Preserving your information is very important. Companies have to remember a lot of facts, keep track of documents and maintain spaces for unfinished work to be completed.

But the world has changed since the times of the first computer. Now you could find yourself working around the world, in different locations, or even working at a local café away to get a breath of fresh air.

Accidents can happen, and sometimes people will forget to save their documents, a power shortage can occur, and in very unfortunate cases a natural disaster can also destroy data, destroying hours, days, even months or years of hard work.

If you had a copy of your files, you wouldn’t be worried. If your information has been stored elsewhere and has been kept up to date as possible, you can simply retrieve it and continue working.

Making copies of your files has been a staple since your school days, since it was more convenient to save a file to more than one location than to repeatedly write the files by hand to create the copies.

You have probably experienced this in the workplace, where you have been missing a file and panicked, but a well-timed backup of the file saved your work and your job (please check our previous article about backup here).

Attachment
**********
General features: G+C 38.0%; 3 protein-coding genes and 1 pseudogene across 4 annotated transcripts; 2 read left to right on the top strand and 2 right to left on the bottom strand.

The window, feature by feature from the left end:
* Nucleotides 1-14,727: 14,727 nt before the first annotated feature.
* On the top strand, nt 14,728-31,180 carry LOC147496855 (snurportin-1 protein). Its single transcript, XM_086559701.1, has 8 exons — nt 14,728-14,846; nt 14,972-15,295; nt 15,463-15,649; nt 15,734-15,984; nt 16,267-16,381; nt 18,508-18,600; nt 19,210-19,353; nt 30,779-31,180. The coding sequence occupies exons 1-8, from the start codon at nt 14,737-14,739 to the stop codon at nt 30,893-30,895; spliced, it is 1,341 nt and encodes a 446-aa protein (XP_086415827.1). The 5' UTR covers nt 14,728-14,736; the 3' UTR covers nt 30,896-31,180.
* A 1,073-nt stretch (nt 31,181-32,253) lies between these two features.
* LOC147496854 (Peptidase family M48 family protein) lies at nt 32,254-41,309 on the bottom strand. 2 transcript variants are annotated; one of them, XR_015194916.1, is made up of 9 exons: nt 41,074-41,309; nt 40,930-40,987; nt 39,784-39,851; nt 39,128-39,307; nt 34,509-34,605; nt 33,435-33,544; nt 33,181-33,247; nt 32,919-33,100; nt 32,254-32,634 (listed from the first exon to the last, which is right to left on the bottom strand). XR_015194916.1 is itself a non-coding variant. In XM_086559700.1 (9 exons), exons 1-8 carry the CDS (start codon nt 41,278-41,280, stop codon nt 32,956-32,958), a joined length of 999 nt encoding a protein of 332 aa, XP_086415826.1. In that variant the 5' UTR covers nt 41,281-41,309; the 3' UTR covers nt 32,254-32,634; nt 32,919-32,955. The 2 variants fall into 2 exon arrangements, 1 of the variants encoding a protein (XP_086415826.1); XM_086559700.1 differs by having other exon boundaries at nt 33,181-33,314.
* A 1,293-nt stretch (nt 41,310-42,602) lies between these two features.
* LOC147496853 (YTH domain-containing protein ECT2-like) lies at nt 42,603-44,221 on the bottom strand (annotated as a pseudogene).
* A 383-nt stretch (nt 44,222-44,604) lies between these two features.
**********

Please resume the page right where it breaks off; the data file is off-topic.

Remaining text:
Not everyone is aware of the backup options available to them though, or why they might need a backup. We’ve written about this before, but it is something that is worth repeating, especially as new software is being released.

As the year comes to an end, it is helpful to review the importance of backups, and the different ways you can back up your information so that you don’t lose it.

Why Do I Need A Backup?

You don’t actually NEED a backup to run your company. It works in the same way as insurance. It is highly recommended that you have a backup because something could happen in your life that you do not anticipate.

No one can predict the future, and unfortunately this applies to company information as well. You might be hit with an unexpected ransomware file, or you could forget to save a copy of your data onto your laptop the day before a big presentation.